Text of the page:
Battery life is excellent – I usually have to charge it once a week2, although Creative have used their own power connector rather than a more usual USB type. An LED lights when charging is in progress – this is the only LED on this device as there is no notification light.
Creative appears to have implemented its own standby mode, overriding the standard Android standby. This means, for instance, that wifi will turn off when the screen does, even if you’ve specified otherwise in the Android settings. What this does mean though is that in standby (rather than turned fully off) the battery is hardly draining.
However, if you need to keep wi-fi alive (say for automatic podcast downloading) but don’t want to leave the screen on, then a new app has been released to the market named Advanced Wifi Lock. It does indeed work – I tested it on the ZiiO for the developer, and he’s even especially made the APK available directly for ZiiO users.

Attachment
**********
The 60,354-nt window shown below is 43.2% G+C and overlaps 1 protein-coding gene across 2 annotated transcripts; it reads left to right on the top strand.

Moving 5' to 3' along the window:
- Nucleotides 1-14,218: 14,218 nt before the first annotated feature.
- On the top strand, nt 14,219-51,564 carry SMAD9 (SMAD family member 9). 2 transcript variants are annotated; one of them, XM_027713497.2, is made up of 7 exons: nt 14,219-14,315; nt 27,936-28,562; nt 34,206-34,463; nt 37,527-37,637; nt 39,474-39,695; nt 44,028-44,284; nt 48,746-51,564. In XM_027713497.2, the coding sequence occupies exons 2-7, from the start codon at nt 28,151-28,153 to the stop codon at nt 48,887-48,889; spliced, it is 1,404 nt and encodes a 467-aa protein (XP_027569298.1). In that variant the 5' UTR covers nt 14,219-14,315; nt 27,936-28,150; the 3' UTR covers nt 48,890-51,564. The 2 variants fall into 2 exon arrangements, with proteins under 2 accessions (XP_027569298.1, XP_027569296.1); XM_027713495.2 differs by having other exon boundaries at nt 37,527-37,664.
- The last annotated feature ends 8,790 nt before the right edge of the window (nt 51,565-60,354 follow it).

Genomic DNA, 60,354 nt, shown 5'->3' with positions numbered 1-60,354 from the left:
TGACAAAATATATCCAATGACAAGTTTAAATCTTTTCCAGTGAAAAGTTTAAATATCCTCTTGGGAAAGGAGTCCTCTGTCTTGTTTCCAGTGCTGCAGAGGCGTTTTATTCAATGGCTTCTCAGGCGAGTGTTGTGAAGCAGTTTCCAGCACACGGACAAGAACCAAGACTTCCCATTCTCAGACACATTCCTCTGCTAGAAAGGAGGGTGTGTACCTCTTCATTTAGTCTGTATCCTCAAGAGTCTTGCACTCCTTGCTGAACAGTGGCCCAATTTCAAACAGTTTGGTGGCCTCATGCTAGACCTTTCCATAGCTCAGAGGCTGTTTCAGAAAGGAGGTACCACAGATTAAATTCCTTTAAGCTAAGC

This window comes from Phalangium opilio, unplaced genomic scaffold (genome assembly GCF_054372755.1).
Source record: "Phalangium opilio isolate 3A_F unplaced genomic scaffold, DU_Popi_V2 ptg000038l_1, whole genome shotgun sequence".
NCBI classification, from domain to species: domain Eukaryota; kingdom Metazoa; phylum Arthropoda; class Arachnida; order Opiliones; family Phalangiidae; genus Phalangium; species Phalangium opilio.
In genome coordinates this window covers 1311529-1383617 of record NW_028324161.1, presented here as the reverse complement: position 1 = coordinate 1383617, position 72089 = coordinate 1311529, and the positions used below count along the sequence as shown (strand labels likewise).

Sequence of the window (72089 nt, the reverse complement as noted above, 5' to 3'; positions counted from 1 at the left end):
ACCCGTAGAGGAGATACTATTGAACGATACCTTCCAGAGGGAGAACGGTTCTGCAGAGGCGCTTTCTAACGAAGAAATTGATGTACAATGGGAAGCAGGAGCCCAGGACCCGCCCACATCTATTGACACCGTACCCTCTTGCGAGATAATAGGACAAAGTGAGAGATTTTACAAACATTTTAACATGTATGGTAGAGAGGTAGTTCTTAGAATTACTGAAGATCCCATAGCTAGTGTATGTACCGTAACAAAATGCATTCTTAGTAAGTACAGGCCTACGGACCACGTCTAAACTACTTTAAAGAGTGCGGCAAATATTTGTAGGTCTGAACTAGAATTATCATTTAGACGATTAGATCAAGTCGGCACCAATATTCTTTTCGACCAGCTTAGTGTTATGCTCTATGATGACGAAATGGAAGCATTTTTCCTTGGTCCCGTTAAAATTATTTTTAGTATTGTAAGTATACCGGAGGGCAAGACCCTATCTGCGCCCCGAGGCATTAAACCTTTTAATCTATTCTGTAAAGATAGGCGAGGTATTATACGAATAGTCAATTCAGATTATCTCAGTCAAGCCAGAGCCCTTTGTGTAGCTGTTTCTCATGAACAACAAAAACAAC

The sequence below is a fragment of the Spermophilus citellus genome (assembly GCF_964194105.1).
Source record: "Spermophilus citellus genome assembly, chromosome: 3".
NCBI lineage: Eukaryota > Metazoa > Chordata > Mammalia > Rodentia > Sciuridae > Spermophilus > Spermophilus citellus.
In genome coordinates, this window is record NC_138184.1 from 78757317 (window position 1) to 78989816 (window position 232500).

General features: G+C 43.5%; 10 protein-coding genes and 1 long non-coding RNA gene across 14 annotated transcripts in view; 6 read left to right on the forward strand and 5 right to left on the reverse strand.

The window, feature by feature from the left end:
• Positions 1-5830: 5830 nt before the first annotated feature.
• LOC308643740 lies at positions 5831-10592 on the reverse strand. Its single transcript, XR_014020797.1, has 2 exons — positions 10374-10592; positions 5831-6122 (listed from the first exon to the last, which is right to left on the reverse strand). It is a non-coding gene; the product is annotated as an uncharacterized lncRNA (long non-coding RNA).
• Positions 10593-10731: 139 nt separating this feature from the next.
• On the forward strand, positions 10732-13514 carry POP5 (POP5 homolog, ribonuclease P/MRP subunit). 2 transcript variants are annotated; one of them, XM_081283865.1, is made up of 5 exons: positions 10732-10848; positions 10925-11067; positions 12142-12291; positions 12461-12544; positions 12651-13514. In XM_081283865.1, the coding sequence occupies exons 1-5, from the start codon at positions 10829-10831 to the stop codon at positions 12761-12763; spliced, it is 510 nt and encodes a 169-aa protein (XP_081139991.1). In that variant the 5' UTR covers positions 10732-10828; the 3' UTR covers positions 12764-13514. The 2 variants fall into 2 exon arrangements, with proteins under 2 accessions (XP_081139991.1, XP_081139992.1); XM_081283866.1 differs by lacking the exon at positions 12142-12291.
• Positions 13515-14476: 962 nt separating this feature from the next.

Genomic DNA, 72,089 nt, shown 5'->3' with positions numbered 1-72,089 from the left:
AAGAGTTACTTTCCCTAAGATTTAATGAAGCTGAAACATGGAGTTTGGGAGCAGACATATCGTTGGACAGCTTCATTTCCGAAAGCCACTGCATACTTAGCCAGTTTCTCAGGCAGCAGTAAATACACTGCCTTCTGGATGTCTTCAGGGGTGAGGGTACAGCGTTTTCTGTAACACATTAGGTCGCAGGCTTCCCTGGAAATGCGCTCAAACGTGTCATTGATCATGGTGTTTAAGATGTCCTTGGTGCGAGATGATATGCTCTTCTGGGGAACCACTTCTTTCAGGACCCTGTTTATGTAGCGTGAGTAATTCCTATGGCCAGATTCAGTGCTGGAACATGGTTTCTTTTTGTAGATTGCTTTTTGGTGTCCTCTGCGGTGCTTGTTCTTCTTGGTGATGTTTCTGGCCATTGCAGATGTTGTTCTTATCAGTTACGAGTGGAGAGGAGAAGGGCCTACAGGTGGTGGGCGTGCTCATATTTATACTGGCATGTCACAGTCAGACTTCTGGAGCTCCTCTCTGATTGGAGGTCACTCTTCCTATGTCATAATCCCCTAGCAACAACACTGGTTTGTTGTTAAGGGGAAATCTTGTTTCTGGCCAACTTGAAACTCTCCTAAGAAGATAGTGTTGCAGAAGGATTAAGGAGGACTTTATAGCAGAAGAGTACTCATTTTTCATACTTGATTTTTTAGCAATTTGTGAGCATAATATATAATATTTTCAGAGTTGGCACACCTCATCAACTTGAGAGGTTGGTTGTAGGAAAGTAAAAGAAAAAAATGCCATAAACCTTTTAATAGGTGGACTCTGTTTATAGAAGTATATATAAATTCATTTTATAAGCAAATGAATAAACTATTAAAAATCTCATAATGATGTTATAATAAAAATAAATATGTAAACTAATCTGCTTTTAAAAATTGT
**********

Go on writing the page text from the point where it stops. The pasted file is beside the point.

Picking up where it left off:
There is an additional power-saving mode, which I haven’t used, as it reduces processor speed. There’s no automatic screen dimming, however, so you’ll find yourself having to do this manually.
Unfortunately the battery is not replaceable.
The power button on the top is flush with the case – it’s neither protruding nor recessed. As a result it’s impossible to find it without actually tilting the tablet and looking for it. When using the tablet in the dark (and the book reader has a night reading mode, so I’m assuming they expect you to use it then!) it’s impossible to find! Having said that, the 4 touch buttons under the screen are not lit so they cannot be seen in the dark either.